As concern grows about the use of biological agents in acts of terrorism or war, Federal health agencies are evaluating and accelerating measures to protect the public from the health consequences of such an attack. In 1996, when NIAID made public its Research Agenda for Emerging Diseases, intentional introduction of infectious agents was not discussed explicitly. However, recent events have reminded us that bioterrorism can be a major contributor in disease emergence.
Our ability to detect and prevent infections related to bioterrorist incidents depends to a large degree on the state of biomedical science. Basic and applied research supported by the National Institutes of Health (NIH) complements the efforts of other Federal agencies by developing the essential tools—diagnostics, therapeutics,and vaccines—that are needed by physicians, nurses, epidemiologists, and other public health workers to prevent and control a disease outbreak. NIAID is the primary NIH Institute that supports and conducts research on the diagnosis,prevention, and treatment of infections caused by a wide variety of emerging pathogens, including agents that could be intentionally introduced.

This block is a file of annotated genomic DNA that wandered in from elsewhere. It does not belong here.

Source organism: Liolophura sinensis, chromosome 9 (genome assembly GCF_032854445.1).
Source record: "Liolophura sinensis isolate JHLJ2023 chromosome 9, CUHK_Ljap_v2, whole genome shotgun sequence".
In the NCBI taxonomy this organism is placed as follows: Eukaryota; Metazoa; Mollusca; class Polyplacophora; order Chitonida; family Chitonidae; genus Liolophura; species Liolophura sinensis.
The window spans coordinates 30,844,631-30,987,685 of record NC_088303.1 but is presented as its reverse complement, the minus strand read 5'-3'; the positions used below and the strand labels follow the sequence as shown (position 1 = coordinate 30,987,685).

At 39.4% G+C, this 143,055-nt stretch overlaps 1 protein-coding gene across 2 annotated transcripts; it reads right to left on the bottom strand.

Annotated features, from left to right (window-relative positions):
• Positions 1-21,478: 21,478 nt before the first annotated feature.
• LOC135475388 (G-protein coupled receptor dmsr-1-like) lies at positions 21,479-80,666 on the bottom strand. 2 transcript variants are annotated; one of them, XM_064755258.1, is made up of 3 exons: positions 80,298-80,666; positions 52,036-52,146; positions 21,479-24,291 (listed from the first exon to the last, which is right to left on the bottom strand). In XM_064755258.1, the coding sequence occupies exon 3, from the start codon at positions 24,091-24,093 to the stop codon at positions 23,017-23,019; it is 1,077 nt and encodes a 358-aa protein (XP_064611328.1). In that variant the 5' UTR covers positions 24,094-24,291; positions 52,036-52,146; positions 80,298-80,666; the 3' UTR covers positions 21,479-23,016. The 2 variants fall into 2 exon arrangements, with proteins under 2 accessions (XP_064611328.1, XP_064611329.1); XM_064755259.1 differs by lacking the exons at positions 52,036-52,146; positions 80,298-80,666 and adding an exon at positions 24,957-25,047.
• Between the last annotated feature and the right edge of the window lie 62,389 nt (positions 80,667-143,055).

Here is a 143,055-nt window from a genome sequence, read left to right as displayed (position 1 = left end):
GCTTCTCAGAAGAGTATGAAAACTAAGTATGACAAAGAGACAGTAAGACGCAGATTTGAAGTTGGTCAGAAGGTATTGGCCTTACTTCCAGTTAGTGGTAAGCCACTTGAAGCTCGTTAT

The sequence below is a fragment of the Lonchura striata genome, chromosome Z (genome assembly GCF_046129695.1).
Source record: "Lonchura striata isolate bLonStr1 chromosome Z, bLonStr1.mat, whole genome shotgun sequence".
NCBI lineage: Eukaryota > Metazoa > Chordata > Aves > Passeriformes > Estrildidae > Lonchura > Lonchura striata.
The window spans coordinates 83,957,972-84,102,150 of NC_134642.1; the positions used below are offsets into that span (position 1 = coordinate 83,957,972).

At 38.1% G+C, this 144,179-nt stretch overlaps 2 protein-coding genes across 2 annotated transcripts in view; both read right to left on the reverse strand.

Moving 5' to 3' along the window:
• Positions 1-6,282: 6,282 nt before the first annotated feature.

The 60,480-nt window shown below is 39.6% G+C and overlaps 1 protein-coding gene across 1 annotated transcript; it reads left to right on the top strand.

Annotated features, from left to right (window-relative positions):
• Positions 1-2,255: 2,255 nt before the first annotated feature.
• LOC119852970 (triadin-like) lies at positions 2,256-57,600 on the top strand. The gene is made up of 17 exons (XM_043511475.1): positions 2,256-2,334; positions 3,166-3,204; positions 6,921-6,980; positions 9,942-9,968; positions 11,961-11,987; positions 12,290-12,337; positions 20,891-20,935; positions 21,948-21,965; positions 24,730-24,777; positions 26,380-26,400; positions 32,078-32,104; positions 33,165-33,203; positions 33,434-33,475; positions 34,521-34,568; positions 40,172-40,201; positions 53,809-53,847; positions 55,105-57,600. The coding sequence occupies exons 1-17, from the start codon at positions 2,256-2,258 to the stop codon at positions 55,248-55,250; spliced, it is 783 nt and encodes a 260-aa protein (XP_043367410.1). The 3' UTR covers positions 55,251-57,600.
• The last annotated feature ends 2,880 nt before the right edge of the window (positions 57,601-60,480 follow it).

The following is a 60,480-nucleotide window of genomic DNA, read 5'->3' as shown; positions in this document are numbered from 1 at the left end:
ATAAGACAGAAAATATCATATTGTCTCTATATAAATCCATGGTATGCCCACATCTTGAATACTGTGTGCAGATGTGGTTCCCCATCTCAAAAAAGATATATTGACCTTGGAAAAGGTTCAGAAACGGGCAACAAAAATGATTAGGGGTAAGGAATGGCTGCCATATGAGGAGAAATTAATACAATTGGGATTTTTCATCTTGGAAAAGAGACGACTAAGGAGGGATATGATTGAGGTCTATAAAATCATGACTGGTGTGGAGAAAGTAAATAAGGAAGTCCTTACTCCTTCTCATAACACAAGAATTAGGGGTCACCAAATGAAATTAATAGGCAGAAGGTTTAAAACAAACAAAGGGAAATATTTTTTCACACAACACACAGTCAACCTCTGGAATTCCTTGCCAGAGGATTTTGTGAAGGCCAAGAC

The Institute has developed a Strategic Plan for Biodefense Research at the National Institute of Allergy and Infectious Diseases (NIAID), which outlines plans for addressing research needs in the broad area of bioterrorism and emerging and reemerging infectious diseases. (See Appendix B.) This Biodefense Research Agenda supplements the strategic plan and articulates the goals for research on anthrax, smallpox, plague, botulism, tularemia, and viral hemorrhagic fevers. The research agenda focuses on the need for basic research on the biology of the microbe, the host response, and basic and applied research aimed at the development of diagnostics, therapeutics, and vaccines against these agents. In addition, the agenda addresses the research resources, facilities, and scientific manpower needed to conduct both basic and applied research on these agents.